Giving FutureGen a Second Chance

FutureGen -- the carbon-neutral coal power project initiated and then killed under the Bush Administration -- looks increasingly likely to be resuscitated under President Obama after proponents met with Energy Secretary Steven Chu this week. There is now good reason to take a fresh look at this proposed coal gasification power plant which integrates carbon capture and storage (CCS) from the ground up.

Those words don't come easy for this longtime FutureGen critic. But the context has changed since FutureGen was conceived in 2003, and even since Bush Energy Secretary Samuel Bodman killed it in January of 2008. While Energywise recently noted ongoing concern over FutureGen's cost, here are five arguments that could justify heavy federal financing:

  • Project scope: In its early years FutureGen was viewed as a PR exercise because it framed carbon-neutral coal as a research project, positioning the use of commercially-ready Integrated Gasification Combined Cycle power plants as a moon-shot. Chu has indicated that the project would be streamlined. One obvious element to drop: plans to generate fuel-cell grade hydrogen.
  • Financing: The most fundamental block to commercialization of IGCC technology was Bush's refusal to put a price on carbon emissions, which thwarted even utilities such as AEP that wanted to build cleaner coal plants. Carbon pricing may arrive under Obama--if he can push it through Congress--but the financial collapse has now slashed utilities' appetite to pore capital into big projects.
  • Efficiency: The carbon capture demonsrtations in construction by utilities mostly involve bolting carbon capture equipment on to the end of existing coal-fired power plants. Such retrofits are far cheaper up front, but likely to be considerably more expensive in the long run than an integrated design such as FutureGen. That's because integration should boost energy efficiency. Demonstrating that cost advantage could accelerate adoption of cleaner tech where it really counts: China and India.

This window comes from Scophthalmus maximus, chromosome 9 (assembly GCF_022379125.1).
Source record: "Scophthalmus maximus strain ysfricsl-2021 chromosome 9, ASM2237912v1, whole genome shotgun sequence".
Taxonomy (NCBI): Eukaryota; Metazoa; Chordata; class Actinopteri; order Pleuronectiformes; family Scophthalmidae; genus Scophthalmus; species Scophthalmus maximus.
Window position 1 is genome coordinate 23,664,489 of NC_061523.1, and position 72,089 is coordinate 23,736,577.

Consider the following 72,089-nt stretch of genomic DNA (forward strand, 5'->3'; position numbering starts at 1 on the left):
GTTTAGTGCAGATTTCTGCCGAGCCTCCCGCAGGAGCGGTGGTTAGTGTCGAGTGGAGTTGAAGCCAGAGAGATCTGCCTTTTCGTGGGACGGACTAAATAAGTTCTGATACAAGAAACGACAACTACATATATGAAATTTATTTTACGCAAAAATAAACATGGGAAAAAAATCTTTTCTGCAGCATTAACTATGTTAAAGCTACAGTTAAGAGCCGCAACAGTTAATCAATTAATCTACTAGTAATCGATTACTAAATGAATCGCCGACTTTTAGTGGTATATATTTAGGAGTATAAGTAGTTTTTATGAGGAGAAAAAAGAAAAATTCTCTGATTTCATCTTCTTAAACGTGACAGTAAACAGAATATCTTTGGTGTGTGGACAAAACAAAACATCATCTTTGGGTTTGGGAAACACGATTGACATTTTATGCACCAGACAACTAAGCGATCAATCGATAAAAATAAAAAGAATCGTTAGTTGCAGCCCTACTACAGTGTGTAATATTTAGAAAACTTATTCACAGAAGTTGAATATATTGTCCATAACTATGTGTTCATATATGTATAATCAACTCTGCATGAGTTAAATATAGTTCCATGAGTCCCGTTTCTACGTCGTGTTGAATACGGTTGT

• Timing: FutureGen's site is selected and its environmental impact statement is complete. That means the project can advance quickly, making good use of the stimulus package's $1 billion in funding for advanced coal. And it could be generating electricity and putting CO2 underground in as little as three years, contributing to the critical evaluation of CCS as a strategy for slowing climate change.
  • Environmental protection: Obama Administration moves last month to challenge mountaintop removal mining mean the immediate impacts of U.S. coal demand could diminish somewhat in the years to come.

In other words, FutureGen is the strongest horse ready to run fast when it comes to technologies for neutralizing the CO2 emissions from coal.

Postscript: So why did the Bush Administration kill FutureGen anyway? It probably wasn't the cost overruns cited by Samuel Bodman last year. Those have been shown to be an accounting mirage by the GAO, Congress' investigative watchdog, and a report last month from Democrats on the House Committee on Science & Technology suggests that Bush officials knew their intelligence was faulty. Sound familiar?

That has conspiracy theorists rolling. Some say that the FutureGen Alliance -- the industrial consortium managing FutureGen -- doomed the project by choosing a site in Illinois over one in Texas. World Coal Institute CEO Milton Catelin saying Bodman ordered the hit to favor future investment in nuclear reactors, according to quotes in energy news pub Platts:

"What happened to FutureGen wasn't an accounting error. I believe it was a decision by an energy secretary in the United States to kill a project he didn't like because he was a nuclear enthusiast."

Can anyone recall when coal engineering supported such intrigue?

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